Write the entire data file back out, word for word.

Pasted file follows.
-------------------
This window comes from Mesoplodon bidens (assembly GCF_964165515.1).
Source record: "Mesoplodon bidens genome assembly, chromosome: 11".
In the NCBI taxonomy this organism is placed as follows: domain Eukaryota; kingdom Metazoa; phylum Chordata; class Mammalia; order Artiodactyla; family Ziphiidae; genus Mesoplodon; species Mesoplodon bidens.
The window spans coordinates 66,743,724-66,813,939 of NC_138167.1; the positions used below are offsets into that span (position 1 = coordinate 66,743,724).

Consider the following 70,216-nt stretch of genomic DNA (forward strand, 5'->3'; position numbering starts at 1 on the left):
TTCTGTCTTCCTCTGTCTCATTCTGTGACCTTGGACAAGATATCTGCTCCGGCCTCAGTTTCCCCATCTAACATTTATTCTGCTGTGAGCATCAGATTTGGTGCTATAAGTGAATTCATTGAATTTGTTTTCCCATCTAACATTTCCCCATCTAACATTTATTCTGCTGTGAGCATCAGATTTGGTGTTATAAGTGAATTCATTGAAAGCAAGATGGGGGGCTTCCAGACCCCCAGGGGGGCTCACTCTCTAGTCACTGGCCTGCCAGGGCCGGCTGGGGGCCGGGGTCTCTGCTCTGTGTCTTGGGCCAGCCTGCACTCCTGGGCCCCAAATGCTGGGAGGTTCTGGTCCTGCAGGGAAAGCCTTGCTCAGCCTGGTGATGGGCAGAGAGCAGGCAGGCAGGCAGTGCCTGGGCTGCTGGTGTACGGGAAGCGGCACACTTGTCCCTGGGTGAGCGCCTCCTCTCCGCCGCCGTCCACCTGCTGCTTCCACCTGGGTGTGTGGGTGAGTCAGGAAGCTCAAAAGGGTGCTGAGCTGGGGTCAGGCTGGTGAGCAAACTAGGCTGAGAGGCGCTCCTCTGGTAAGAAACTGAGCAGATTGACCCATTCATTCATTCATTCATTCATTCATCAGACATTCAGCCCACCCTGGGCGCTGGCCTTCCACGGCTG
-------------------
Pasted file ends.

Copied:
This window comes from Mesoplodon bidens (assembly GCF_964165515.1).
Source record: "Mesoplodon bidens genome assembly, chromosome: 11".
In the NCBI taxonomy this organism is placed as follows: domain Eukaryota; kingdom Metazoa; phylum Chordata; class Mammalia; order Artiodactyla; family Ziphiidae; genus Mesoplodon; species Mesoplodon bidens.
The window spans coordinates 66,743,724-66,813,939 of NC_138167.1; the positions used below are offsets into that span (position 1 = coordinate 66,743,724).

Consider the following 70,216-nt stretch of genomic DNA (forward strand, 5'->3'; position numbering starts at 1 on the left):
TTCTGTCTTCCTCTGTCTCATTCTGTGACCTTGGACAAGATATCTGCTCCGGCCTCAGTTTCCCCATCTAACATTTATTCTGCTGTGAGCATCAGATTTGGTGCTATAAGTGAATTCATTGAATTTGTTTTCCCATCTAACATTTCCCCATCTAACATTTATTCTGCTGTGAGCATCAGATTTGGTGTTATAAGTGAATTCATTGAAAGCAAGATGGGGGGCTTCCAGACCCCCAGGGGGGCTCACTCTCTAGTCACTGGCCTGCCAGGGCCGGCTGGGGGCCGGGGTCTCTGCTCTGTGTCTTGGGCCAGCCTGCACTCCTGGGCCCCAAATGCTGGGAGGTTCTGGTCCTGCAGGGAAAGCCTTGCTCAGCCTGGTGATGGGCAGAGAGCAGGCAGGCAGGCAGTGCCTGGGCTGCTGGTGTACGGGAAGCGGCACACTTGTCCCTGGGTGAGCGCCTCCTCTCCGCCGCCGTCCACCTGCTGCTTCCACCTGGGTGTGTGGGTGAGTCAGGAAGCTCAAAAGGGTGCTGAGCTGGGGTCAGGCTGGTGAGCAAACTAGGCTGAGAGGCGCTCCTCTGGTAAGAAACTGAGCAGATTGACCCATTCATTCATTCATTCATTCATTCATCAGACATTCAGCCCACCCTGGGCGCTGGCCTTCCACGGCTG